Archive for September, 2011

I am Depressed….

It was a grey old day yesterday and I think some of the grim grey seeped in to my bones.

Outside Miniatura - September 2011

I did some maths while we were aqua-planeing, in the pouring rain down the motorway, on the way home from Birmingham…

UK minimum wage 2011   £6.08 per hour

35 hour week  £212.80 per week

52 weeks in the year £11,065.60 per annum

less tax and national insurance    £8,299.20 – as approximately 25% taken in deductions

Required income per month  £ 691.60 – as according to above, this is what you officially need to ‘survive’

So a miniaturist would need to make and SELL (!!!) goods to the value of £691.60 per month in order to ‘survive’

This is before cost of materials has been deducted

To exhibit at Miniatura would take nearly half a month’s income           –         £300 per table (!!!)

The actual audience at a fair is very limited in size – even if it is keenly interested

End result – Miniatura is pricing themselves out of existence

Also, the poor miniaturist now has to churn out so much stock, in order to ‘survive’, that quality and spontaneity is bound to suffer

In addition to which, there are now so many imports, usually made on an industrial scale in China, that the expectation of what prices should be is, in reality, completely unrealistic.

I then lay awake for most of the night and worried about the maths…

Which, of course, means that I am in no state to make anything today…

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The more I think about this autum’s Miniatura the more gloomy and Eeyoreish I become about the lack of new makers / exhibitors and the future of handmade quality miniatures as a whole.

The weather probably did not help as it was overcast and rained all day and, with the best will in the world, that level of damp does soak in to everything and create a very depressing effect.

That said… I came away without buying anything…

This is unheard of.

I would have dearly liked an egg timer made by David Edwards, but I had left it too late and he had sold out.

This was unforgivably careless of me as his order book is closed and I will have to hope that he will make some more – while keeping an eagle eye on his blog


David Edwards - Miniatura 2011

Something that was new to me and made me smile was the inventive work of Teeny Weeny Teddies and Friends – I am not doing their work justice with the following photo, but the light levels in the exhibition hall were NOT GOOD

Teeny Weeny Teddies and Friends

and  I would like to put a link to their website here -so that more of their work could be seen and appreciated – but they do not have a website ! or even a blog !!

Teeny Weeny Teddies and Friends - contact information, Sept 2011

Contact Information for Teeny Weeny Teddies and Friends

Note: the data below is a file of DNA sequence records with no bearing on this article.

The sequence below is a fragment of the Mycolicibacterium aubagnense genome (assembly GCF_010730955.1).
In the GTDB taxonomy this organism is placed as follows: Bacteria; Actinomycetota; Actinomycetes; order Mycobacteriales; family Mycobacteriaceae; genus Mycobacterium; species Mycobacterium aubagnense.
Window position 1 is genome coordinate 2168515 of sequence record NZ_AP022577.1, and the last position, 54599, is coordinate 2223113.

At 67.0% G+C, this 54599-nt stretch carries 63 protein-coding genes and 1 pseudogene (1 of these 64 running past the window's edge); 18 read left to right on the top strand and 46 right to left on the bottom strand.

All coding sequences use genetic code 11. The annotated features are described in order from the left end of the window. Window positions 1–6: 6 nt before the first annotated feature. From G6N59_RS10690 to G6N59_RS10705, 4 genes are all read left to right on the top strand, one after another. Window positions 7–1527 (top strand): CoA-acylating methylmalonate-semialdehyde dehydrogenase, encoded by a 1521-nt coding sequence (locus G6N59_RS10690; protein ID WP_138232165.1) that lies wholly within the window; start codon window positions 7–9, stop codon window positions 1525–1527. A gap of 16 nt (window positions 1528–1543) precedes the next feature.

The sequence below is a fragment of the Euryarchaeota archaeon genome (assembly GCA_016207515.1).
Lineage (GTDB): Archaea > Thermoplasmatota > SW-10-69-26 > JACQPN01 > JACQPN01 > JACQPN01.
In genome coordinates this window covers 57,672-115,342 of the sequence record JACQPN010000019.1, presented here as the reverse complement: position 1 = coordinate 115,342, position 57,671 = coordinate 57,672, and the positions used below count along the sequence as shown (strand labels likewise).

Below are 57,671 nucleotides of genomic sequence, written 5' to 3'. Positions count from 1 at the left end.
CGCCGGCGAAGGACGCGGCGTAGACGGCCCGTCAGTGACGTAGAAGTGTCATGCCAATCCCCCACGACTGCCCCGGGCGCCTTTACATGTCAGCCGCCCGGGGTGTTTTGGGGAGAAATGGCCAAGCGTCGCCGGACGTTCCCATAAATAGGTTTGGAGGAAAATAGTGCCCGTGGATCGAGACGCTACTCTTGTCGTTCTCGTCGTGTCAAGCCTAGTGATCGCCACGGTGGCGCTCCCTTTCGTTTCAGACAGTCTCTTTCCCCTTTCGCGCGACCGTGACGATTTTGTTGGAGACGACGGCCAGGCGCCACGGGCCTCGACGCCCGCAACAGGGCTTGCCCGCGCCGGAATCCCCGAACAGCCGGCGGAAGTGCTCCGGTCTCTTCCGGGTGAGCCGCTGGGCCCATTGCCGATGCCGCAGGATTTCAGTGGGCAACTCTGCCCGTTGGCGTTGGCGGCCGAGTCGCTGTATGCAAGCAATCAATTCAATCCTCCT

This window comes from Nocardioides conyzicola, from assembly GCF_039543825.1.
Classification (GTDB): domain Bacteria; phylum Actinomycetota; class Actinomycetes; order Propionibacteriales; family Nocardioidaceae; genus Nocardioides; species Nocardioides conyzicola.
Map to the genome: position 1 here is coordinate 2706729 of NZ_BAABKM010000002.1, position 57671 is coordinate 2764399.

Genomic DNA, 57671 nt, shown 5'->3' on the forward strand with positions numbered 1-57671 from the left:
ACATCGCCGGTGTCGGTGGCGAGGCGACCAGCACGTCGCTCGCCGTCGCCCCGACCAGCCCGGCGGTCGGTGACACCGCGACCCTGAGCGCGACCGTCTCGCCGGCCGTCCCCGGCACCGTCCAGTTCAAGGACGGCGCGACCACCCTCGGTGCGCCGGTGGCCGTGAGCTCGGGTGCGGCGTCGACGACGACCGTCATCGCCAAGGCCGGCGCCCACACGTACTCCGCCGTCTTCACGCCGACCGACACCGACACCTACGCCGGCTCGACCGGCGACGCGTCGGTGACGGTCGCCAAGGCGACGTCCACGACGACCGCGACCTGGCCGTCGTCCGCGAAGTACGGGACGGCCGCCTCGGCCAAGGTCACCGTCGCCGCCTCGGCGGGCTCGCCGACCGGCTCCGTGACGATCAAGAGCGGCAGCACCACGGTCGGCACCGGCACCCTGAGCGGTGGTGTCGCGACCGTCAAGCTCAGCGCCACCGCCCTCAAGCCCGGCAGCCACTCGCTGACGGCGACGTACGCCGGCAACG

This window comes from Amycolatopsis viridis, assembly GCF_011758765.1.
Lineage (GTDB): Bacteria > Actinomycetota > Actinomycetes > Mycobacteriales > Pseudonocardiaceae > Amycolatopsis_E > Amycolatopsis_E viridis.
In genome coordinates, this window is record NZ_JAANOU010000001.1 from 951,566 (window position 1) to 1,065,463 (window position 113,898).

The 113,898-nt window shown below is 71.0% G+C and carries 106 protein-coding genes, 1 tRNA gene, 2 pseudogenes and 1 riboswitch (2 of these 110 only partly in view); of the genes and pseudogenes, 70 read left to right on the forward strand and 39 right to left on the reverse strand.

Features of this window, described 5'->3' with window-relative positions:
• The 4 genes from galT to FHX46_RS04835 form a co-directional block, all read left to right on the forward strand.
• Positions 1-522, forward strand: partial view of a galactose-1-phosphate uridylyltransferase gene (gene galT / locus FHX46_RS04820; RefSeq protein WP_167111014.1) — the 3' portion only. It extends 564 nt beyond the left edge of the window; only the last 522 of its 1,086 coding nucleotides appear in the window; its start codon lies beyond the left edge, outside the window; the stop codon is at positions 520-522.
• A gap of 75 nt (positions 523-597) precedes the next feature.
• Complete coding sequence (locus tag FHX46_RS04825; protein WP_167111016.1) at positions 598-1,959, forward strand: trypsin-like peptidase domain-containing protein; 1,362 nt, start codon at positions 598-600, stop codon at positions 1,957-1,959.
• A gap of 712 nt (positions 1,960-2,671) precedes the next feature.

A quick look at the exhibitors list for this autumn’s Miniatura will show that they are, like a great many miniaturists, apparently able to exist in the ‘real world’  where computers are non-essential pieces of equipment and what really counts is imagination and being able to make incredibly small things.



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Christmas comes but once a year – and a good job to, if you ask me.

I remember watching a television programme about a prestigious shop in the West End of London, where planning for the coming Christmas started on the 2nd of January.

So, although this may look like a very early start, in reality, I have really left things very late indeed…

Open House Miniatures dolls' house nativity scene 2011

This miniature Nativity Scene is based on a vintage one,  and is constructed a full size one would be – with slots and tabs

I have, however changed the original design slightly (and it is lightly glued together) for extra stability.

It is made from acid free paper and card – laminated together – and measures 1 and 1/4 inches (3.2cm wide), by just over 1 inch (2.5cm) tall, by just over 1/4 of an inch (7.5cm ) deep.

I do not know who made the original as it has no printed name, or logo, to identify it.

If anyone recognises it, I would be very glad to know more about its history.

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I will be selling these from my Etsy shop, but if you would like to try making a nativity scene for yourself, the following image should print at approximately the right size – but please bear in mind that I cannot guarantee the results as these depend on the computer / printer / paper used.

Open House Miniatures - dolls' house nativity scene, printable

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Here is an alternative to my tiger skin rug.

the Miniature Textiles Company - Tibetan Tiger Skin Rug (needlework kit)

I have worked this rug and it makes up beautifully.

The instructions are clear and the (black and white) chart is large and easy to follow.

All the required materials are included in the kit – except an embroidery frame, and you will need one of these to get a good, flat result.